Omar Khairat

Am Ahmed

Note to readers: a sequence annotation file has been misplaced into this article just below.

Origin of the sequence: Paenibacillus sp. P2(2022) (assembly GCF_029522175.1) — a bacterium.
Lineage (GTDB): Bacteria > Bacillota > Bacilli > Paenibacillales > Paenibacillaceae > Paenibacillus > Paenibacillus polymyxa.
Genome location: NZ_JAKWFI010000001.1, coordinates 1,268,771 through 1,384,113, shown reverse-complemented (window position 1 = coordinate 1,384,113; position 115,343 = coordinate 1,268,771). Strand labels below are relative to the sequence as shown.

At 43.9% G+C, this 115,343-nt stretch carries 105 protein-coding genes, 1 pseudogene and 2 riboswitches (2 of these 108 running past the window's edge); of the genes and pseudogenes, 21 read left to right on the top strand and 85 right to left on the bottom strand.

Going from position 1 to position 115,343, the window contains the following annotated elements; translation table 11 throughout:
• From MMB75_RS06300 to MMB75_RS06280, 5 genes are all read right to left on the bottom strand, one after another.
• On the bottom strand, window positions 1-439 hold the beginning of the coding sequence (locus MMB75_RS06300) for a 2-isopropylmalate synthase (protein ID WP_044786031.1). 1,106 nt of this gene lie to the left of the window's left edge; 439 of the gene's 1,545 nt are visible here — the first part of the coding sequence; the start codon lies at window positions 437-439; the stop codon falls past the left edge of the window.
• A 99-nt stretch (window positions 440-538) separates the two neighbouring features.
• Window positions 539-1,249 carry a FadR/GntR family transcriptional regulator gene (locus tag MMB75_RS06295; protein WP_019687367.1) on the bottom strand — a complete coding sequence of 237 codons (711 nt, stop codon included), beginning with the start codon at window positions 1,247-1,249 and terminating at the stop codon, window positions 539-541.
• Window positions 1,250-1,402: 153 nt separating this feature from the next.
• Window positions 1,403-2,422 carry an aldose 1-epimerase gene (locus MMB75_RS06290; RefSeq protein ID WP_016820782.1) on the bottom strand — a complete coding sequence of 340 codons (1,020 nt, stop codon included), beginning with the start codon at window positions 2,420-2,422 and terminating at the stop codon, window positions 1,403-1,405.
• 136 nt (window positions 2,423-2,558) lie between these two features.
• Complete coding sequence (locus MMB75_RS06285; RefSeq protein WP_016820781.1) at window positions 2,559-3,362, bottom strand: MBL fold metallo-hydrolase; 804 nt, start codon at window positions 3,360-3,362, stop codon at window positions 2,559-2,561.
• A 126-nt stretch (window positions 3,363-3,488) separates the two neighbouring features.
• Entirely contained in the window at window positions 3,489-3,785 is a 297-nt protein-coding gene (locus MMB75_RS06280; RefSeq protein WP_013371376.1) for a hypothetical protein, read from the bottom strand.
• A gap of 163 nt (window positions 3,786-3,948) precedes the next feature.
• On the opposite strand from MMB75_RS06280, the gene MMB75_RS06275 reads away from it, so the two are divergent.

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The EMI conglomerate's Dubai branch has reissued several fascinating examples of popular music from the Arabic world that has been influenced by Western forms. This one, originally recorded in 1986, is devoted to Egyptian film composer Omar Khairat. His training encompassed both Arabic and Western classical forms, as well as American jazz and blues. The short booklet notes are largely aimed at a domestic audience, but they offer the useful information that Khairat's music "is considered to be a pioneering effort in bridging the space between...eastern and western approaches to music." The notes do not match the pieces actually presented on the album, but much of Khairat's music was written for films or television, and it would appear both from the nature of the track titles here (Objection, The Snake, Don't Lose Your Mind) and from the episodic, dramatic quality of the music that these pieces were drawn from soundtrack scores as well. They can proceed for several minutes in an idiom that could have been drawn from any number of American or British soundtracks of the 1960s or 1970s, perhaps for films with some kind of exotic setting. The orchestra is dominated by strings and minor keys; sometimes there is an oud or another Arabic stringed instrument, but elsehwere a piano is pressed into service to produce a similar effect. But Khairat often reveals the Arabic content of his style in little jazz-like breaks at phrase ends, with a wholly novel effect. The two thematically related representations of a snake are especially interesting, influenced as they are by generations of Hollywood or London snake-charmer music, but nevertheless entirely distinct from those. The sound, produced in a Cairo studio in the mid-'80s, is apparently analog, but entirely sufficient for the music's needs. Recommended for any collection of East-West fusions.

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